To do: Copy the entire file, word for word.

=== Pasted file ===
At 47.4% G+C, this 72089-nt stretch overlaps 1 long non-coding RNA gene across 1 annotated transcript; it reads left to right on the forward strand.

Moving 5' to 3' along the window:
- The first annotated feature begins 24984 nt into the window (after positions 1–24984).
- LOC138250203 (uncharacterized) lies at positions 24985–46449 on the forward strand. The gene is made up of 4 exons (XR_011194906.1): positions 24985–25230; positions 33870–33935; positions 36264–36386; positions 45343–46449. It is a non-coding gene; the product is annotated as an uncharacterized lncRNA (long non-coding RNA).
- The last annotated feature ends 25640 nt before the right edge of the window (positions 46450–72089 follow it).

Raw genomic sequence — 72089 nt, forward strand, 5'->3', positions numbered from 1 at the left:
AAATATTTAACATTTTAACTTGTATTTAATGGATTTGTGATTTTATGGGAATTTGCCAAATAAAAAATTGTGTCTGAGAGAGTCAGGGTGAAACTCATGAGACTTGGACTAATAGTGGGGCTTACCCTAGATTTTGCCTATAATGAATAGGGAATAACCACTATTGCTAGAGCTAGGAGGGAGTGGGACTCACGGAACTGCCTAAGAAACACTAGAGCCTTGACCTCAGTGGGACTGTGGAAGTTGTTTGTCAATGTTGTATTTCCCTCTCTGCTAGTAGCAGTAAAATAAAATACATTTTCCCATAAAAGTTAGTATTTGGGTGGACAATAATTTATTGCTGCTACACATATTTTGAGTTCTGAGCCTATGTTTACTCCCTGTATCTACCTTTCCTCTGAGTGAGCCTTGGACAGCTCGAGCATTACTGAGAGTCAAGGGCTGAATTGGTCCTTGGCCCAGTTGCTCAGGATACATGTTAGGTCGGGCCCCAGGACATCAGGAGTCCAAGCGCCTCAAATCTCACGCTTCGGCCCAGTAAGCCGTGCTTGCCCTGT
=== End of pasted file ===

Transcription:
At 47.4% G+C, this 72089-nt stretch overlaps 1 long non-coding RNA gene across 1 annotated transcript; it reads left to right on the forward strand.

Moving 5' to 3' along the window:
- The first annotated feature begins 24984 nt into the window (after positions 1–24984).
- LOC138250203 (uncharacterized) lies at positions 24985–46449 on the forward strand. The gene is made up of 4 exons (XR_011194906.1): positions 24985–25230; positions 33870–33935; positions 36264–36386; positions 45343–46449. It is a non-coding gene; the product is annotated as an uncharacterized lncRNA (long non-coding RNA).
- The last annotated feature ends 25640 nt before the right edge of the window (positions 46450–72089 follow it).

Raw genomic sequence — 72089 nt, forward strand, 5'->3', positions numbered from 1 at the left:
AAATATTTAACATTTTAACTTGTATTTAATGGATTTGTGATTTTATGGGAATTTGCCAAATAAAAAATTGTGTCTGAGAGAGTCAGGGTGAAACTCATGAGACTTGGACTAATAGTGGGGCTTACCCTAGATTTTGCCTATAATGAATAGGGAATAACCACTATTGCTAGAGCTAGGAGGGAGTGGGACTCACGGAACTGCCTAAGAAACACTAGAGCCTTGACCTCAGTGGGACTGTGGAAGTTGTTTGTCAATGTTGTATTTCCCTCTCTGCTAGTAGCAGTAAAATAAAATACATTTTCCCATAAAAGTTAGTATTTGGGTGGACAATAATTTATTGCTGCTACACATATTTTGAGTTCTGAGCCTATGTTTACTCCCTGTATCTACCTTTCCTCTGAGTGAGCCTTGGACAGCTCGAGCATTACTGAGAGTCAAGGGCTGAATTGGTCCTTGGCCCAGTTGCTCAGGATACATGTTAGGTCGGGCCCCAGGACATCAGGAGTCCAAGCGCCTCAAATCTCACGCTTCGGCCCAGTAAGCCGTGCTTGCCCTGT